She says, “I’ve been better.”
Gina touches her head with the back of her palm and there is no difference between her hands and the fire, it is all warmth.
Gina says, “You feel pretty fine to me,” and drops her hand down onto Raven’s good leg, resting and still warm, sunshine on skin, or sunshine on the surface of the moon, reflecting light.
Raven cannot help her gravitational pull, her head onto Gina’s shoulder, her face into the hollow of her throat. She kisses it once, like a slip-up, then slinks off in search of water. Her body aches and does not stumble.
She dreams and she is fire. She is every body falling from the bridge and every tongue of flame that crawls upon them and every last sound and glimmer of oxygen in their scalding lungs.
When she wakes up the dream does not end but lives on in her memory. She asks her pillow how do you not be the monster, and nobody answers her.
She slips on her goggles and lights a flame; Raven spends the next hour designing and soldering a rattle, because one of Abby’s nurses is expecting and there are few things to pass on if no one will forge them.
The girl is running but her skin doesn’t fit any better after so she tries again and again until she is clinging to Raven’s doorframe, tears streaming down her cheeks.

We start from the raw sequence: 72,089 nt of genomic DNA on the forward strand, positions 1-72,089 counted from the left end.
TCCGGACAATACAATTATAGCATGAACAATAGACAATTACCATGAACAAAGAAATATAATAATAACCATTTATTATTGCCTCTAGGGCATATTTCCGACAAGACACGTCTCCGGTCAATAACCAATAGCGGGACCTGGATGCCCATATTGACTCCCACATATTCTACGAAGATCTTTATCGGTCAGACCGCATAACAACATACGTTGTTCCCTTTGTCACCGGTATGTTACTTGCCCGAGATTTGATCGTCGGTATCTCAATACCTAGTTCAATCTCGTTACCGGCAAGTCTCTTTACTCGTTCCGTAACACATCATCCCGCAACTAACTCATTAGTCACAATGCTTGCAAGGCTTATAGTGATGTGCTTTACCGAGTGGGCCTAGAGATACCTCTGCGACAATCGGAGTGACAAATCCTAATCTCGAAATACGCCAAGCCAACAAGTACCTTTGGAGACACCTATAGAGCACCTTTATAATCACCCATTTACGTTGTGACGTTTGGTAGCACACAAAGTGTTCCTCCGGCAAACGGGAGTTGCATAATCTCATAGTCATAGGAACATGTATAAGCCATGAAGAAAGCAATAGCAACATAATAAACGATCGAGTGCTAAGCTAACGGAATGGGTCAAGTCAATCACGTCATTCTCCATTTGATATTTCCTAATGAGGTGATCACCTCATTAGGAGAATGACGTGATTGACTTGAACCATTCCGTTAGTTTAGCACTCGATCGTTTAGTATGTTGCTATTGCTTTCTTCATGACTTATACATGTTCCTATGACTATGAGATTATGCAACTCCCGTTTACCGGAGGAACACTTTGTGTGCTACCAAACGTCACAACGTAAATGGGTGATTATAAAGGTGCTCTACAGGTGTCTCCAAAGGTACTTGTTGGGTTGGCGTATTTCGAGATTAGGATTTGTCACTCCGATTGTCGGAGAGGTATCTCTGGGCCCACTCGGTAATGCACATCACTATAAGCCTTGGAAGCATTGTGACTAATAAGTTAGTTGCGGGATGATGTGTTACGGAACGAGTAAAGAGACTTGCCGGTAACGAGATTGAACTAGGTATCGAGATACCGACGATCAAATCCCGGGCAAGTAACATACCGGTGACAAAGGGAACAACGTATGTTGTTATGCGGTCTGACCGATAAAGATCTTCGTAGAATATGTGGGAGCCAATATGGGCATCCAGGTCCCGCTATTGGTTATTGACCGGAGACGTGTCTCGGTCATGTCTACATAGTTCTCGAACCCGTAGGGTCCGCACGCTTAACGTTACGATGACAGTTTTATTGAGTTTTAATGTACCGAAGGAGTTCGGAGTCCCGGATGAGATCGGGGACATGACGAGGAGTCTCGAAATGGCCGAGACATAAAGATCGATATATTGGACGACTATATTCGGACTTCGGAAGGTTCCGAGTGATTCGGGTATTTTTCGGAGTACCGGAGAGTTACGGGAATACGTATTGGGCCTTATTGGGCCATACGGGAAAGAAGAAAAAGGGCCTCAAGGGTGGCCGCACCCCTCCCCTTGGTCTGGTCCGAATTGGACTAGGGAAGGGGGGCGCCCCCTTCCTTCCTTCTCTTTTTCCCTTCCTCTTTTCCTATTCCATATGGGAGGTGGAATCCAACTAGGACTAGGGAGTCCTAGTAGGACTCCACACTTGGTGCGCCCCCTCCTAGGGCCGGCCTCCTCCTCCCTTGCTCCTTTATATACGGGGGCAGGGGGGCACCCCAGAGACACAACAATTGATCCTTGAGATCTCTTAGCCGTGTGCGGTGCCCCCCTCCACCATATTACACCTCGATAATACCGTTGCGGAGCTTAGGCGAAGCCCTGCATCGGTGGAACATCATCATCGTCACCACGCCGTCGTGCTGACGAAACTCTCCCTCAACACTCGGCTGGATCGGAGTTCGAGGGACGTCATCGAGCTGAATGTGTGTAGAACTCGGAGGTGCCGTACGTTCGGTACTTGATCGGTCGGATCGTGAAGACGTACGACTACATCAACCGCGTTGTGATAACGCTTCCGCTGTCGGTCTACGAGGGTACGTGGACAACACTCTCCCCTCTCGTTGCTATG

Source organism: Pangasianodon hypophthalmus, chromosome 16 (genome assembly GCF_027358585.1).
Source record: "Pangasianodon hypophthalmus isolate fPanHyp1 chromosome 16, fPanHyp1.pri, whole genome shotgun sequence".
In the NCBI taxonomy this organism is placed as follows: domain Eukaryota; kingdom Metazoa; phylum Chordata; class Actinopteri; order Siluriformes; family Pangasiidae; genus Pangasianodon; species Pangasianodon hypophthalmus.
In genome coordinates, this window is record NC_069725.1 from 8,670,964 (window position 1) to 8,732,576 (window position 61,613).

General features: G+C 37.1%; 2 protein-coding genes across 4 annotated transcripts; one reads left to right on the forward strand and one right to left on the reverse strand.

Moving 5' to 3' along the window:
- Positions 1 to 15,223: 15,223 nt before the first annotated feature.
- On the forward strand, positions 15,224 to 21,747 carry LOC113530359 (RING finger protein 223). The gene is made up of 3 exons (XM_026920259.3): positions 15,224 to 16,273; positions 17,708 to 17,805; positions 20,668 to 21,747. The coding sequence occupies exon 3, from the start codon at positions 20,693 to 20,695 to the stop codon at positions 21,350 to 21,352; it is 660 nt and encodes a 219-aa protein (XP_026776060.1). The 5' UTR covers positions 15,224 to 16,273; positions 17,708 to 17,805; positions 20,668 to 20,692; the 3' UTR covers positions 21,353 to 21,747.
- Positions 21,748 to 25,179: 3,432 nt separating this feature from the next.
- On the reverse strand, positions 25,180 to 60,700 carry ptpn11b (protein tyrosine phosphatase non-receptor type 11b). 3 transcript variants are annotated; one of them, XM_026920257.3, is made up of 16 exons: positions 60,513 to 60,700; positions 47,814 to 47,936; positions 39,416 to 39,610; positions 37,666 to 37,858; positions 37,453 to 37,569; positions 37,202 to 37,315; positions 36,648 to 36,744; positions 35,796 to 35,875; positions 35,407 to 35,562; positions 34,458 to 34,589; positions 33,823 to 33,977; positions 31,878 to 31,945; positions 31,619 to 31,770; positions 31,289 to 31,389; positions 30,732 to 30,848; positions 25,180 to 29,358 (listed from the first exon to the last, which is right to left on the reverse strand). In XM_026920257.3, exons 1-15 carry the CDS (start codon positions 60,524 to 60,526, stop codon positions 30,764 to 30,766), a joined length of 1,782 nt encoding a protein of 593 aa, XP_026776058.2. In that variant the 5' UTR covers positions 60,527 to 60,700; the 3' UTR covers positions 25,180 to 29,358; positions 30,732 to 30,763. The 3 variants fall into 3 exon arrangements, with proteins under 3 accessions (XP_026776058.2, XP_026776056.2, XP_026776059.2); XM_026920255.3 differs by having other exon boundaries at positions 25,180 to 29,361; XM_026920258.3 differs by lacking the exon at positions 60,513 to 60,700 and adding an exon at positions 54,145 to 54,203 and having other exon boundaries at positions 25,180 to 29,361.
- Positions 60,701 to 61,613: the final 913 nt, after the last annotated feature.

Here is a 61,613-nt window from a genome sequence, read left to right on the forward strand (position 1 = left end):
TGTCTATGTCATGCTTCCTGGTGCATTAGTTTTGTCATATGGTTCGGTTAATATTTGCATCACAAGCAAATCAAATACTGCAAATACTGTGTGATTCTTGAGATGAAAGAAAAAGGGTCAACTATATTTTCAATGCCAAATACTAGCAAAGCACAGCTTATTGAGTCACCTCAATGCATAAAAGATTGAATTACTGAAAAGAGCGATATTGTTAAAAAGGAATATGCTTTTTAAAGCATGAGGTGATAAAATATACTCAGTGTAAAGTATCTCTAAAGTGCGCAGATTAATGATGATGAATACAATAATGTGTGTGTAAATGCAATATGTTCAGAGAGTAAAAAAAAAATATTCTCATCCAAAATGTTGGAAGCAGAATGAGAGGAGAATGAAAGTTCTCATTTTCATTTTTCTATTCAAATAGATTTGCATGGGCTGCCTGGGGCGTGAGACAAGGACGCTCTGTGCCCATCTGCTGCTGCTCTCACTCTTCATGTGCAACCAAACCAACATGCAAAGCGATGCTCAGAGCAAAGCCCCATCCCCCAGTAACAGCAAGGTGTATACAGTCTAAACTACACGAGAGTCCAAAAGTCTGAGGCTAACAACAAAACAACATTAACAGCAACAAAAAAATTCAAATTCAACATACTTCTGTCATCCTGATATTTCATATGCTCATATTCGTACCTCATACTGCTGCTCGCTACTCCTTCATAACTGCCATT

Raven opens the door, opens her arms, the same thing. Her fingers smoothing tears and then just smoothing the way for her lips.
Gina has shaking fingers and they cling to Raven’s shoulders as hard as her strength allows; she whispers something into the skin that sounds like, quiet is hard, but feels like desperate kisses.
Raven says, “I have you,” and Gina’s mouth on hers, teeth grazing her lower lip and hands cupping her jaw say I know.
Raven holds her smaller frame and lays it down on the bed, sweat and sweetness and unmarked skin. Her fingers consume the feast of it, unblemished and untouched, a shell so unlike hers she is mystified by the gentleness. Gina breathes out raggedly and Raven kisses the base of her throat. “It feels better. I can make it feel better,” sucking a mark into the skin as a reminder of the things she is not allowed to break.
Her hands and mouth trail down, her lips brushing the soft swell of Gina’s breasts and glancing the sides and underside, holding her down when she shivers. She takes in the colour, the scent, rosehip and jasmine and lavender, as always.
Her fingers keep up their path, skirting up and down thighs, knuckles sliding up against the places that alter breath patterns, but Raven’s head rests on her chest. She matches their breathing and lets the tempo of Gina’s heartbeat consume her.
The lie together under Raven’s sheets, arms twining around each other's waists like vines.
Gina says, “The kids call me the nice lady , when I’m cleaning up cuts and scrapes, y’know, and sometimes being the nice lady makes me want to scream until my throat bleeds.”
“I know the feeling.”
Gina stretches and curls in closer, warmth from her body filtering through into the crevices Raven hides inside herself. “Sometimes I miss being in the sky,” Gina whispers, stroking her hand down Raven's ribs.
And Raven replies, “But look at the stars.”